‘Living fillings’ could restore enamel, study finds

enamel-growing organoids
Photo: edwardolive 123rf

US scientists have created enamel-growing organoids which could help to restore and regrow damaged teeth.

The multi-disciplinary team of scientists from the University of Washington, Seattle, created organoids from stem cells to secrete the proteins that form dental enamel, publishing their findings in Developmental Cell.

“This is a critical first step to our long-term goal to develop stem cell-based treatments to repair damaged teeth and regenerate those that are lost,” co-author Professor Hai Zhang said.

Enamel is made during tooth formation by specialised cells called amelobasts. When tooth formation is complete, these cells die off. Consequently, the body has no way to repair or regenerate damaged enamel, and teeth can become prone to fractures or subject to loss.

To create ameloblasts in the laboratory, the researchers first had to understand the genetic program that drives fetal stem cells to develop into these highly specialised enamel-producing cells.

To do this they used a technique called single-cell combinatorial indexing RNA sequencing (sci-RNA-seq), which reveals which genes are active at different stages of a cell’s development.

This is possible because RNA molecules, called messenger RNA (mRNA), carry the instructions for proteins encoded in the DNA of activated genes to the molecular machines that assemble proteins. That is why changes in the levels of mRNA at different stages of a cell’s development reveal which genes are turned on and off at each stage.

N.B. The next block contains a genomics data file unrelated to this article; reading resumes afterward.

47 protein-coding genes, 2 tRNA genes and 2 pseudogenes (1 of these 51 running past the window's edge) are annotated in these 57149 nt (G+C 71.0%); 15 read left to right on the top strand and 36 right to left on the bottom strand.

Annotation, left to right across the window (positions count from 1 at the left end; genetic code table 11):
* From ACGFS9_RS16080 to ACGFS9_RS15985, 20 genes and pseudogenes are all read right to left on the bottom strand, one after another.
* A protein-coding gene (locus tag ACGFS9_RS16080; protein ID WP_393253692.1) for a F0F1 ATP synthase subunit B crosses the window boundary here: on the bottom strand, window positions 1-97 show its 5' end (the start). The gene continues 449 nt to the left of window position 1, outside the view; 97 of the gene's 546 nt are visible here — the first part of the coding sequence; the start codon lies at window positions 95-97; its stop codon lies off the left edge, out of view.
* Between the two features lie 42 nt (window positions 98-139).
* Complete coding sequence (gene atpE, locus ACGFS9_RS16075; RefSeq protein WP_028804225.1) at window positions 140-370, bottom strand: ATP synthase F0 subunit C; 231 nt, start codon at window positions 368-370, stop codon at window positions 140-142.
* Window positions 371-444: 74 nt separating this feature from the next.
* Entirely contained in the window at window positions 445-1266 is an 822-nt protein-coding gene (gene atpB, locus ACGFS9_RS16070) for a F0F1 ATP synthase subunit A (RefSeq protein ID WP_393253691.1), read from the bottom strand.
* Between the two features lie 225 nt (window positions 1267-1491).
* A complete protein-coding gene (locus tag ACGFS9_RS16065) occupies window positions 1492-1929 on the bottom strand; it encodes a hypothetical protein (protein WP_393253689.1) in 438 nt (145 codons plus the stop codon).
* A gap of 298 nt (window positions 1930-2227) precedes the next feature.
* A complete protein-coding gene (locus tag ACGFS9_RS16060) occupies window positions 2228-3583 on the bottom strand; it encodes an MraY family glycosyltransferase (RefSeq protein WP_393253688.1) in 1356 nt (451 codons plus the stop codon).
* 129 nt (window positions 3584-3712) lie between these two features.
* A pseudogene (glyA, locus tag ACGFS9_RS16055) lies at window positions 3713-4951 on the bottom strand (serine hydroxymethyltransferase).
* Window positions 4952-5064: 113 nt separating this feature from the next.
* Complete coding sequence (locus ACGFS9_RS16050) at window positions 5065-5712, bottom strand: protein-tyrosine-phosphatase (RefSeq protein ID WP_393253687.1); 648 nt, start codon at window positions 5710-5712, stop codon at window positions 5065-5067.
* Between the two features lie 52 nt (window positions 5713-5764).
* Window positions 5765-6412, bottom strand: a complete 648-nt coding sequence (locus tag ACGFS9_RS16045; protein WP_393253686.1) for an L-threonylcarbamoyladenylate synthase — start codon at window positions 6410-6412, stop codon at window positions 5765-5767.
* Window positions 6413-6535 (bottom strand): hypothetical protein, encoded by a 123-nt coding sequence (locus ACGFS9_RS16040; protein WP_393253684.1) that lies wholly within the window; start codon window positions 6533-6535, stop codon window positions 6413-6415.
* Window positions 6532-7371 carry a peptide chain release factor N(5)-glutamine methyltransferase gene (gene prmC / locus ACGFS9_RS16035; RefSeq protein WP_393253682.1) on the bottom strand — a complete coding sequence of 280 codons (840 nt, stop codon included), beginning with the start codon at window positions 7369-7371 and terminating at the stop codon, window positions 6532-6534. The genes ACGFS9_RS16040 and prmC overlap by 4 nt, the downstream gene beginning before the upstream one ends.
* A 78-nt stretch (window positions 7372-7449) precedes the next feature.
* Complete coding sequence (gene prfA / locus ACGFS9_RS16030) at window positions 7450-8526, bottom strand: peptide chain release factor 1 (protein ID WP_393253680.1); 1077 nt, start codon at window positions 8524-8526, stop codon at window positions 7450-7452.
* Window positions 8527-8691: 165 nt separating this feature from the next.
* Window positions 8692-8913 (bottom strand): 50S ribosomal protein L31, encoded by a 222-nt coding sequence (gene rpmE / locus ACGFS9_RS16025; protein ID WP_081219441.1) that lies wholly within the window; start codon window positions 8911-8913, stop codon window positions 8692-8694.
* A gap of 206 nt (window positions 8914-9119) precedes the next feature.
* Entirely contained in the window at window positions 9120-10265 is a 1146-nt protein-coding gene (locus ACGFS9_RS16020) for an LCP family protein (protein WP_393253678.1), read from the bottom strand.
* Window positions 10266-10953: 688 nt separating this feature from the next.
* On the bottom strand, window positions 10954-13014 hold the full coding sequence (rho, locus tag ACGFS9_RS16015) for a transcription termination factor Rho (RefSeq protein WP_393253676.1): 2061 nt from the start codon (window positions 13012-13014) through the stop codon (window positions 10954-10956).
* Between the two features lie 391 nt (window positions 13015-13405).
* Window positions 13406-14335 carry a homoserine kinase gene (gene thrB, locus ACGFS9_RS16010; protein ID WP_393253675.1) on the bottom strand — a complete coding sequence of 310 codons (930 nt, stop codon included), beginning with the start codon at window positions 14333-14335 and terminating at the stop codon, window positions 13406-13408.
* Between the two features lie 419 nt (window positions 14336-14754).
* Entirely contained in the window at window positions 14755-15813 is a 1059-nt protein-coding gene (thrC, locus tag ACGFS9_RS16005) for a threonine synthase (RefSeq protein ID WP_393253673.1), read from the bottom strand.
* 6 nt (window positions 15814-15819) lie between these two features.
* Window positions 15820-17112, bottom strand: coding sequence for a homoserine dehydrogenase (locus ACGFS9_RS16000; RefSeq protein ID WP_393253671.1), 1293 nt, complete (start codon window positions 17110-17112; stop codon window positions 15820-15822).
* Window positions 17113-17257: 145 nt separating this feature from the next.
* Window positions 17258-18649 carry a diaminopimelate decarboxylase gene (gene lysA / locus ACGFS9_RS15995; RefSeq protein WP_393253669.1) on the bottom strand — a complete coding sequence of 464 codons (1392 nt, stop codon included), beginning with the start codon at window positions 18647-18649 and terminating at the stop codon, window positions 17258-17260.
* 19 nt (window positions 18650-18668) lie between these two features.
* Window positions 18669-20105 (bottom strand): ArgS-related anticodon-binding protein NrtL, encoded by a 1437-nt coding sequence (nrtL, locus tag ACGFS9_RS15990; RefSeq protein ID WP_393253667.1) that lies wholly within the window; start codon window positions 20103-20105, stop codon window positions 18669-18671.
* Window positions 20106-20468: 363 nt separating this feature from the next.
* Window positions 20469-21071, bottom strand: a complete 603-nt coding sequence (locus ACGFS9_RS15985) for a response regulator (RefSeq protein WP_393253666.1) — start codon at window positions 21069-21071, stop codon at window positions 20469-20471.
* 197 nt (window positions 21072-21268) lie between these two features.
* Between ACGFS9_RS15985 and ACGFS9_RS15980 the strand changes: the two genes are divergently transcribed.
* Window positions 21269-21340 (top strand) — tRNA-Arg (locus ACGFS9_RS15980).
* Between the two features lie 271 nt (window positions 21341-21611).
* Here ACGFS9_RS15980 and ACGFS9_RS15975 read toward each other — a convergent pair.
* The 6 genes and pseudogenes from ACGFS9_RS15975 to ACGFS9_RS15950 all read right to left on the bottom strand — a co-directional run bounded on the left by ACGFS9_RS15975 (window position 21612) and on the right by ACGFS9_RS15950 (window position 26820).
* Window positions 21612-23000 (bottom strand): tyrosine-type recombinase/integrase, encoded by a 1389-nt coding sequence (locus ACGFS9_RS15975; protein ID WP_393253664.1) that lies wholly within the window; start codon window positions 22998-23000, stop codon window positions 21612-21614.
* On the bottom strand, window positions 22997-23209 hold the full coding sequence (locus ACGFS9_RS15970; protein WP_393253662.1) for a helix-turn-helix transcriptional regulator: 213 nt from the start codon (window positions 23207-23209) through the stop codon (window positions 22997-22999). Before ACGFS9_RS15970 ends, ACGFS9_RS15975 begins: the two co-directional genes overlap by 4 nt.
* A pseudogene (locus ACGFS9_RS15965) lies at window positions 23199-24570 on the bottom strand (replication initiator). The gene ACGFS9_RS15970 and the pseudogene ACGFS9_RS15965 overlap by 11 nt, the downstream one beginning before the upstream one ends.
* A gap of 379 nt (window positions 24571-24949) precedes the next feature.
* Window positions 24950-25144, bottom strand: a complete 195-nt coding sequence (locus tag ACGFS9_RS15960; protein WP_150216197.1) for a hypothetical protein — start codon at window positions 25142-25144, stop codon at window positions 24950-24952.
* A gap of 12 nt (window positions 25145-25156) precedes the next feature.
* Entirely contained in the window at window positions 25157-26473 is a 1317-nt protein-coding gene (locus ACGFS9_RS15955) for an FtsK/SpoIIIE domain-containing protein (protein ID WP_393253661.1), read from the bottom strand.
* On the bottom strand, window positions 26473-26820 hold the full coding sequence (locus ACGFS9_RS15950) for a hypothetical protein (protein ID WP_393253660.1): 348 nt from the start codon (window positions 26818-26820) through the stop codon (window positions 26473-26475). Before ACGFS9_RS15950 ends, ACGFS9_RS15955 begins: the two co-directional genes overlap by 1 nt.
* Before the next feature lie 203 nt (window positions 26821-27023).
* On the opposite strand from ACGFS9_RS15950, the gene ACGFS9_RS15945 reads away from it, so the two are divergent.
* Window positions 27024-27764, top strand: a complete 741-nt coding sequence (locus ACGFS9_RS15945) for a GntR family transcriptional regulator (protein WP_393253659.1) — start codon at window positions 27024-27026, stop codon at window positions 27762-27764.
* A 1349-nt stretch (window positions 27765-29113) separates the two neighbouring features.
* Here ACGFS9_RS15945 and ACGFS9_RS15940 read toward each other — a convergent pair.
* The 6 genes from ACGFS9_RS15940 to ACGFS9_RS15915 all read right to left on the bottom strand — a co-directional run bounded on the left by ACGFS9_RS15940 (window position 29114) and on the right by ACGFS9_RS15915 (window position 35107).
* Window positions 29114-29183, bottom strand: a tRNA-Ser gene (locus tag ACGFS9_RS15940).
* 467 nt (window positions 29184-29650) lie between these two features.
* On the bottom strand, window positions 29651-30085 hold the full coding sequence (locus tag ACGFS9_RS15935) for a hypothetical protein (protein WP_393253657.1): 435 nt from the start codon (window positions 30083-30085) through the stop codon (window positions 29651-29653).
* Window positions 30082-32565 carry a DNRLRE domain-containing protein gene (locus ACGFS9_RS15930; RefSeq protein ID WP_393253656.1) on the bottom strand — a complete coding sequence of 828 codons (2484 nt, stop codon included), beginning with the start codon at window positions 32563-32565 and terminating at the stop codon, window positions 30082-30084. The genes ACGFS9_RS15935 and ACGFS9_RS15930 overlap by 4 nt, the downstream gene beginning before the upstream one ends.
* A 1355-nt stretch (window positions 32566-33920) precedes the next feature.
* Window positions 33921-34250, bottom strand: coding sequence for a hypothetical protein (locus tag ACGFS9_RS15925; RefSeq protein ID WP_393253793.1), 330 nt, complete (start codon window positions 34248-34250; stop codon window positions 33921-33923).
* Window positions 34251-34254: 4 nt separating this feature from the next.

By performing sci-RNA-seq on cells at different stages of human tooth development, the researchers were able to obtain a series of snapshots of gene activation at each stage. They then used a sophisticated computer program, called Monocle, to construct the likely trajectory of gene activities that occur as undifferentiated stem cells develop into fully differentiated ameloblast.

“The computer program predicts how you get from here to there, the roadmap, the blueprint needed to build ameloblasts,” Professor Ruohola-Baker said.

With this trajectory mapped out, the researchers, after much trial and error, were able to coax undifferentiated human stem cells into becoming ameloblasts. They did this by exposing the stem cells to chemical signals that were known to activate different genes in a sequence that mimicked the path revealed by the sci-RNA-seq data. In some cases, they used known chemical signals. In other cases, collaborators from the UW Medicine Institute for Protein Design created computer-designed proteins that had enhanced effects.

While conducting this project, the scientists also identified for the first time another cell type, called a subodontoblast, which they believe is a progenitor of odontoblasts, a cell type crucial for tooth formation.

The researchers found that together these cell types could be induced to form small, three-dimensional, multicellular mini-organs, called organoids. These organised themselves into structures similar to those seen in developing human teeth and secreted three essential enamel proteins: ameloblastin, amelogenin and enamelin. These proteins would then form a matrix. A mineralisation process that is essential for forming enamel with the requisite hardness would follow.

The research team now hopes to refine the process to make an enamel comparable in durability to that found in natural teeth and develop ways to use this enamel to restore damaged teeth. 

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